Since Monday, the national average for a gallon of regular gasoline has increased by a penny to $3.77. According to new data from the Energy Information Administration (EIA), gas demand dipped slightly from 8.93 million b/d to 8.66 million b/d last week, and total domestic gasoline stocks decreased by 1.3 million bbl to 206.6 million bbl. Tighter supply and fluctuating oil prices have put upward pressure on gasoline prices. Pump prices could continue to increase if supply remains tight alongside rising oil prices.
At the close of Wednesday’s formal trading session, WTI increased by $1.63 to settle at $90. Crude prices rose yesterday after the EIA reported that total domestic crude stocks declined by 3.1 million bbl last week. However, the price of oil faced strong headwinds earlier this week as ongoing market concerns regarding the likelihood of a recession increase. If economic growth stalls or reverses course, crude demand is likely to follow suit alongside prices.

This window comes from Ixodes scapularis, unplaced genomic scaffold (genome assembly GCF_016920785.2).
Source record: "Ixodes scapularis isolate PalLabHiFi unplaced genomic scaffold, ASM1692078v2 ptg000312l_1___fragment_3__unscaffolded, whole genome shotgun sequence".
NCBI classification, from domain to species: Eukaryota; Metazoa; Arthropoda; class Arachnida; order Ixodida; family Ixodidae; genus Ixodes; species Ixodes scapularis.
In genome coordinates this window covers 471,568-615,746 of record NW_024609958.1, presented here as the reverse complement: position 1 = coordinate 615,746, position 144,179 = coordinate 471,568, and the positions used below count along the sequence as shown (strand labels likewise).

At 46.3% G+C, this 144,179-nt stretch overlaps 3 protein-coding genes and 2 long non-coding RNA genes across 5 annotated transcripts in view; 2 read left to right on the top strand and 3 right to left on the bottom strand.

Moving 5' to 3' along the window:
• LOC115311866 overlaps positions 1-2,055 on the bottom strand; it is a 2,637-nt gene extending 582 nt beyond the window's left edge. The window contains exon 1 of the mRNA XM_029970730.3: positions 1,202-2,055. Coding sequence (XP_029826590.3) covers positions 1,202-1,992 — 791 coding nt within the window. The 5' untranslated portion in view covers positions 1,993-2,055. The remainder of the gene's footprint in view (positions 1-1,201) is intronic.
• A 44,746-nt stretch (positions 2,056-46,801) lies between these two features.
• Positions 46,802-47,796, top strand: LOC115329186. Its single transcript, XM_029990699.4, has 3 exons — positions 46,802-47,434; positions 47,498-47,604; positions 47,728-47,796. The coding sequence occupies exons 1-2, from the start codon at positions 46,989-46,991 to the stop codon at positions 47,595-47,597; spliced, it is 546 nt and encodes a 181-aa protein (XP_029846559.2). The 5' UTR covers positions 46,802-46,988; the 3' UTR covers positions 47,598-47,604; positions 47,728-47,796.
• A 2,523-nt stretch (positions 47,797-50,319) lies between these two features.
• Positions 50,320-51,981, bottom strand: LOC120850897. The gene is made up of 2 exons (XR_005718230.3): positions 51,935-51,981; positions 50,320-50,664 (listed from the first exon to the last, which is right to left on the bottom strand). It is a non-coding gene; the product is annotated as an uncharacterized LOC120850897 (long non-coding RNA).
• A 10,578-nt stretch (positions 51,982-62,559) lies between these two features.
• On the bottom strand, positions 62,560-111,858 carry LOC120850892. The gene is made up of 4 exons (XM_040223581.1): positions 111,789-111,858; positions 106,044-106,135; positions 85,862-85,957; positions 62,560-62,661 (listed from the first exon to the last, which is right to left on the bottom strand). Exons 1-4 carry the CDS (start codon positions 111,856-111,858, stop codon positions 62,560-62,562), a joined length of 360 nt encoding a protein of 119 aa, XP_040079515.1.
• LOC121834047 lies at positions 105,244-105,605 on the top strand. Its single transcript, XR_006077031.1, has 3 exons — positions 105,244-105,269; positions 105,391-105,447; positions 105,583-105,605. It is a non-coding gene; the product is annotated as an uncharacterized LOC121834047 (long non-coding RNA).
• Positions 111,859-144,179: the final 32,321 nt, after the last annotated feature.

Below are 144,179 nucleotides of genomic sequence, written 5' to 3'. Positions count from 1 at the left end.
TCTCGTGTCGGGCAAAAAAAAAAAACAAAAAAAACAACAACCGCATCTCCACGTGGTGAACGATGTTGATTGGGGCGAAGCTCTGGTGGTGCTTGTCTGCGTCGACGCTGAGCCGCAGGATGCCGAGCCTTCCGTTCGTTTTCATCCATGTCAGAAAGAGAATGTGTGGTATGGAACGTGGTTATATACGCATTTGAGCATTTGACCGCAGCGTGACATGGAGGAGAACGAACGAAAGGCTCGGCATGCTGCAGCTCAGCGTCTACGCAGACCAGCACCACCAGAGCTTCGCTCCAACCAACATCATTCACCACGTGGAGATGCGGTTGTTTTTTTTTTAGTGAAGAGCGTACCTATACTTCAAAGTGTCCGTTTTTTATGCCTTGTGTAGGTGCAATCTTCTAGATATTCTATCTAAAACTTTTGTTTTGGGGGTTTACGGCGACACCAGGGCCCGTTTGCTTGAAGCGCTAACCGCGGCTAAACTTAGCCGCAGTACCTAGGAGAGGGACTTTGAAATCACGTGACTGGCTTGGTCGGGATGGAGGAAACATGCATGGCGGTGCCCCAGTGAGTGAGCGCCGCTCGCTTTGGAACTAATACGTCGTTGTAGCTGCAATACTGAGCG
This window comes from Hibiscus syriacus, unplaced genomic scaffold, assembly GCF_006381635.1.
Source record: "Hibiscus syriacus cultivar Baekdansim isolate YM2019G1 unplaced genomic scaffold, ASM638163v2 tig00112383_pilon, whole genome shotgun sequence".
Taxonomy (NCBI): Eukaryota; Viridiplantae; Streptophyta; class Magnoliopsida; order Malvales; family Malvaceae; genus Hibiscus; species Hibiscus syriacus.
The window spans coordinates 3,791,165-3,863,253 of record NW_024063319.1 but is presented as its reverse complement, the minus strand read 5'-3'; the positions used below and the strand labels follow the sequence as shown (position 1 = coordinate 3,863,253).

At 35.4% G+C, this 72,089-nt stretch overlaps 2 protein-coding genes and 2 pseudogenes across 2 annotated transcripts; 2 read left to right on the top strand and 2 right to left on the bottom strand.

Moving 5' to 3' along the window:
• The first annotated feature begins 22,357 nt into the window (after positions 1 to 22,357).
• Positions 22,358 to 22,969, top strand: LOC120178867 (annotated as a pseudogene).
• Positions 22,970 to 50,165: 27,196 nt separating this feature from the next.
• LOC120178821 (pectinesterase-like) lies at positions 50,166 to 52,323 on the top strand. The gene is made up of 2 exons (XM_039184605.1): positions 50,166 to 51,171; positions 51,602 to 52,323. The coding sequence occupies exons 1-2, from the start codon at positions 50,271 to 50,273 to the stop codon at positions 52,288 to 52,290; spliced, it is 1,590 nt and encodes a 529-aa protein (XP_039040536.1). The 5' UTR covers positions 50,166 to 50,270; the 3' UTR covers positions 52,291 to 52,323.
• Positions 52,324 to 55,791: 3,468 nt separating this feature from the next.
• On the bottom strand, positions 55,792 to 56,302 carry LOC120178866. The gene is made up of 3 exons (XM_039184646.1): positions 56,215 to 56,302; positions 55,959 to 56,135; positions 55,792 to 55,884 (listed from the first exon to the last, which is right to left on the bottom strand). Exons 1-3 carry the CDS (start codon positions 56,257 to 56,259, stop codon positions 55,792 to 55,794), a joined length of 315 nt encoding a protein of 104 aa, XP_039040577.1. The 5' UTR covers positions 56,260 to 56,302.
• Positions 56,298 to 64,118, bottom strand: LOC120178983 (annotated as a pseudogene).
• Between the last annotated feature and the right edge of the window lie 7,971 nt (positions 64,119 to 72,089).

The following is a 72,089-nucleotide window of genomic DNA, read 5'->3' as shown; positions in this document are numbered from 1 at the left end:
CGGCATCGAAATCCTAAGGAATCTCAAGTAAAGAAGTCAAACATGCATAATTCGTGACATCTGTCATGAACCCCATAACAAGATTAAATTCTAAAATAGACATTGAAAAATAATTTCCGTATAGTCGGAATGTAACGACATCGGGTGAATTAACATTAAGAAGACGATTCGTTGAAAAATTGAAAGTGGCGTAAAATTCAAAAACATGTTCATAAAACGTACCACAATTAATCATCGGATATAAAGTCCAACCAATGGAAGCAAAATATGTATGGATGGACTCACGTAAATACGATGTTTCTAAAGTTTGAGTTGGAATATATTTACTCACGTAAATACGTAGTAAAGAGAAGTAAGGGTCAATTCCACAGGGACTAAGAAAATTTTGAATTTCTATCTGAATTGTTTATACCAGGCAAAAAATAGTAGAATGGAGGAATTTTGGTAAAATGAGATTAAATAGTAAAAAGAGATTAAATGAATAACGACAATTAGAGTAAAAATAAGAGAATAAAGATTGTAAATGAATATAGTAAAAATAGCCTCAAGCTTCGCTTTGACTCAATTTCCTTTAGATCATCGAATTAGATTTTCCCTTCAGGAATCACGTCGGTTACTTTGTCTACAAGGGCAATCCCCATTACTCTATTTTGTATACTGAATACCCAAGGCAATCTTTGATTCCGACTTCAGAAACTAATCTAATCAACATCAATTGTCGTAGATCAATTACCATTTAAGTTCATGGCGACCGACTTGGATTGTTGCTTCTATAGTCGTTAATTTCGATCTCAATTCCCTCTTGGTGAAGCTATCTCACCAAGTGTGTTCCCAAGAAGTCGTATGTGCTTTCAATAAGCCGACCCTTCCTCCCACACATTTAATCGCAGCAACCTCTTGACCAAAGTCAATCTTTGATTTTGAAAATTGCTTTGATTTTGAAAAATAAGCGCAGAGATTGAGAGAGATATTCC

Largest Weekly Changes
- Since last Thursday, these 10 states have seen the largest changes in their averages: Rhode Island (+26 cents), Maine (+24 cents), Connecticut (+22 cents), New Hampshire (+21 cents), New Jersey (+20 cents), Massachusetts (+19 cents), Ohio (+18 cents), Alaska (−18 cents), Delaware (+17 cents) and California (−16 cents).